westerly with gusts of 30-40 mph on Thursday. Strongest wind gusts
will be over the more exposed areas of the Columbia Basin. /SVH

Thursday night through Sunday: The active pattern continues as a
130kt upper level jet is aimed at the region with a mid level
wave tracking through Thursday night into Friday for another round
of showers and breezy conditions. There may even be enough
instability for isolated thunderstorms over the mountains of NE
Washington and North Idaho Friday afternoon. Deterministic models
as well as the ensemble means from the GFS, ECMWF, and Canadian
lift the jet north of the area into the weekend. This will likely
bring about a warming trend although precipitation chances carry
greater uncertainty as another round of Pacific moisture gets
directed mainly north of the Canadian border on Saturday but could
be close enough for some rain with the Cascades, northern
mountains, and Idaho Panhandle having the best chances. JW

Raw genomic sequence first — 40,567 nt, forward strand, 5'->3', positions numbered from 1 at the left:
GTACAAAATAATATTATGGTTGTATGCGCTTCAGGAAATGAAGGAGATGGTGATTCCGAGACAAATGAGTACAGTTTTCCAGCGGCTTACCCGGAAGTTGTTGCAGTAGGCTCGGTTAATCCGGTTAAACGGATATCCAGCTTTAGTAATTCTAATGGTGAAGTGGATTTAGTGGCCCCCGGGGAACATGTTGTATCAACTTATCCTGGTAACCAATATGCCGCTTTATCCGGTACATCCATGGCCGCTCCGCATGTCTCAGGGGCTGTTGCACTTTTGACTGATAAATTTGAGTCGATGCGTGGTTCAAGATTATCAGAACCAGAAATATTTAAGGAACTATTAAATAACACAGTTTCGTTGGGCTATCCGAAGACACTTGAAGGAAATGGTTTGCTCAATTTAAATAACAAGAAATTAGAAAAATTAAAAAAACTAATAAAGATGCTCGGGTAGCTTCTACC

&&

.AVIATION...
12Z TAFS: Patchy valley fog is expected through 16Z for the
mountain valleys of northeast Washington and in the central to
northern Idaho Panhandle. Expect this fog in the vicinity of Deer
Park to Sandpoint to Coeur d`Alene. A weak upper level
disturbance will spread some high clouds across the region today.
A second disturbance will produce light showers or sprinkles
Monday night from northeast Oregon to the Central Panhandle
Mountains. /SVH

&&

.PRELIMINARY POINT TEMPS/POPS...
Spokane        75  48  74  50  70  54 /   0   0  10   0  40 100
Coeur d`Alene  75  47  74  49  70  52 /   0   0  20   0  30 100
Pullman        78  46  74  48  73  54 /   0  20  30   0  20  90
Lewiston       85  56  80  54  81  57 /   0  20  20   0  10  70
Colville       77  41  77  47  69  53 /   0  10   0   0  60 100
Sandpoint      71  44  72  48  67  52 /   0   0  10   0  30 100
Kellogg        74  53  71  51  71  50 /   0  10  30   0  20 100
Moses Lake     78  47  78  52  72  56 /   0   0   0   0  50  90
Wenatchee      76  54  76  56  67  53 /   0   0   0  10  70  90
Omak           76  49  77  53  65  52 /   0   0   0  10  80 100

&&

.OTX WATCHES/WARNINGS/ADVISORIES...
ID...None.
WA...None.

&&

$$